As described above, 3D IC, such as 3D IC 100 described above with reference to FIG. 1, provide numerous advantages. However, in current technology, there are significant drawbacks in the design and verification of 3D ICs. For example, designers are unable to check both GDS II interface layer rules correctly or to verify connectivity between two GDS II files. Furthermore the placement of dummy features in the interface layers provide for difficulties. For example, it is likely that placement of dummy features will cause a short between the two stacked die (GDS II files) because the layout of both interface layers are not considered when inserting dummy features for each interface layer individually.

Although only a few exemplary embodiments of this invention have been described in detail above, those skilled in the art will readily appreciate that many modifications are possible in the exemplary embodiments without material departing from the novel teachings and advantages of this disclosure.

Thus, provided is a method of designing an integrated circuit including providing a first layout associated with a first device and a second layout associated with a second device. The first device and the second device form a 3D integrated circuit (3D IC). A third layout is generated and includes a portion of the first layout and a portion of the second layout. In an embodiment, the portion of the first and second layouts includes an interface layer. A dummy feature is inserted into the third layout to generate a dummy feature layout. The dummy feature layout is merged into the first layout and into the second layout. The dummy feature layout may be reflected about its y-axis such that it is properly aligned, such as, when the first and second devices are stacked in a 3D IC.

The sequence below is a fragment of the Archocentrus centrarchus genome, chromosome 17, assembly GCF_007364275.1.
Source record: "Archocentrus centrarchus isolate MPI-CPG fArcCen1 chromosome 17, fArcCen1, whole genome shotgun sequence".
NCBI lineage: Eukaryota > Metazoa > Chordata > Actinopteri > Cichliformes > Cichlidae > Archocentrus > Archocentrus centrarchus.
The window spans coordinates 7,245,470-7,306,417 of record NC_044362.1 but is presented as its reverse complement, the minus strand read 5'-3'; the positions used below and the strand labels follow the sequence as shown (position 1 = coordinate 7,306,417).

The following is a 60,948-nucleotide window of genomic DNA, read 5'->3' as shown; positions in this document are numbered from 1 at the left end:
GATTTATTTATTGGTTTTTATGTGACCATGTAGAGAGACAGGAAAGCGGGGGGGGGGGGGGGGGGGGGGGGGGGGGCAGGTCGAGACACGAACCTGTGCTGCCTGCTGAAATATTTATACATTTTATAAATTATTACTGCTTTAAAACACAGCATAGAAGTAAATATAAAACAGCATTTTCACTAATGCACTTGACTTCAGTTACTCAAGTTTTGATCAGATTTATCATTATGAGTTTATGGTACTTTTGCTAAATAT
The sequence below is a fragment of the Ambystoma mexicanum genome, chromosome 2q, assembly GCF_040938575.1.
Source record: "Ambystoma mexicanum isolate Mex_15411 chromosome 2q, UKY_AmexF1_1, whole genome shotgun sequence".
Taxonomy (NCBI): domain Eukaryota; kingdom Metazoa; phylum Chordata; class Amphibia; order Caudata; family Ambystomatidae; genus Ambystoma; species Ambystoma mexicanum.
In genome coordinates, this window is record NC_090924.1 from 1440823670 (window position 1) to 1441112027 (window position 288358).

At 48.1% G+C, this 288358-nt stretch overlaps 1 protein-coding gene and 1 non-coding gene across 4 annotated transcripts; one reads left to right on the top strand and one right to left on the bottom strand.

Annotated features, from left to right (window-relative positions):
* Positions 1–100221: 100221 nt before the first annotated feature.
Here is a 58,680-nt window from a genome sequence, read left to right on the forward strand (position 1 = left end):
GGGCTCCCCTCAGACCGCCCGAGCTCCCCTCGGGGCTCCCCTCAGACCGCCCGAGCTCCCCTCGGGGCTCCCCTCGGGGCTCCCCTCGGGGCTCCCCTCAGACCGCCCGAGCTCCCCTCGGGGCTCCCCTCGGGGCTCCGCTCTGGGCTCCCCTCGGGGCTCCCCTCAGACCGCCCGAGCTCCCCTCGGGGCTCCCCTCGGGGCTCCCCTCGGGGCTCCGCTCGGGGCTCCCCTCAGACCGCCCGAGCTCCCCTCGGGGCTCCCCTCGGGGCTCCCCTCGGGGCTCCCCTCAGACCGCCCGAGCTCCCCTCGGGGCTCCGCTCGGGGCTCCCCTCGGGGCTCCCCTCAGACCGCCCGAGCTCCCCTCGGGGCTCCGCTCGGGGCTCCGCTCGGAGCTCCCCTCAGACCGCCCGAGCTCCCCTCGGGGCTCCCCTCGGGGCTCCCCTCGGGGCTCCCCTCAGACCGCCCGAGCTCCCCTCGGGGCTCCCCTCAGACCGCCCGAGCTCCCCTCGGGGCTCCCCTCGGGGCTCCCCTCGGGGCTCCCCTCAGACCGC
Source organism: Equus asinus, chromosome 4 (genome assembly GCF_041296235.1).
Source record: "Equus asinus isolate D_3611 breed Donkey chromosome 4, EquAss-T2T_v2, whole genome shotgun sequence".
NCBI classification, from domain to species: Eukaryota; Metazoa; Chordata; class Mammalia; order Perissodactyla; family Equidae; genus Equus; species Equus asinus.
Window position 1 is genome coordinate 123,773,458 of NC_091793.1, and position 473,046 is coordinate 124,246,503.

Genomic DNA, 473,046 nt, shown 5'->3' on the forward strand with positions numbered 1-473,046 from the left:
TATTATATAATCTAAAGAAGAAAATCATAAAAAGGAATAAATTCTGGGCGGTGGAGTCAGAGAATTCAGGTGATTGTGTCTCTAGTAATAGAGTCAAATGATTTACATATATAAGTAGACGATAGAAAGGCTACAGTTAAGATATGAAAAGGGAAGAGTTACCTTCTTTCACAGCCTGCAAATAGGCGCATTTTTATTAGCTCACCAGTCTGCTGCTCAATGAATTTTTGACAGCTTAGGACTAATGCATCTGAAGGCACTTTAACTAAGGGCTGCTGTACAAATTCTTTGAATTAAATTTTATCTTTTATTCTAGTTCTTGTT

Also provided is a method including providing a first layout corresponding to a first device of a 3D integrated circuit (3D IC) and a second layout of the 3D IC. The layouts each include an interface layer. A verification the interface layers is performed. The verification includes performing a design rule check (DRC) or a layout-versus-schematic (LVS) check. In an embodiment, the LVS check is performed on a single layout file including a side-be-side view of the first and second layouts. In an embodiment, the verification includes performing two LVS verifications, one on the first layout merged with the interface layer of the second layout, and one on the second layout merged with the interface layer of the first layout. In an embodiment, the verification is an DRC verification. The DRC verification may be performed on the first and second interface layers.

Further provided, a method of designing a 3D ICs including providing a first layout including an interface layer of a first die of a 3D IC and a second layout including an interface layer of a second die of the 3D IC. The first and second layouts, or portions thereof, are merged to form a single layout file. A verification on the single layout file. The verification includes at least one of a layout versus schematic (LVS) verification and design rule check (DRC) verification. Dummy features are placed using the single layout file.

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Classifications
U.S. Classification716/106, 716/111
International ClassificationG06F17/50
Cooperative ClassificationG06F17/5068
European ClassificationG06F17/50L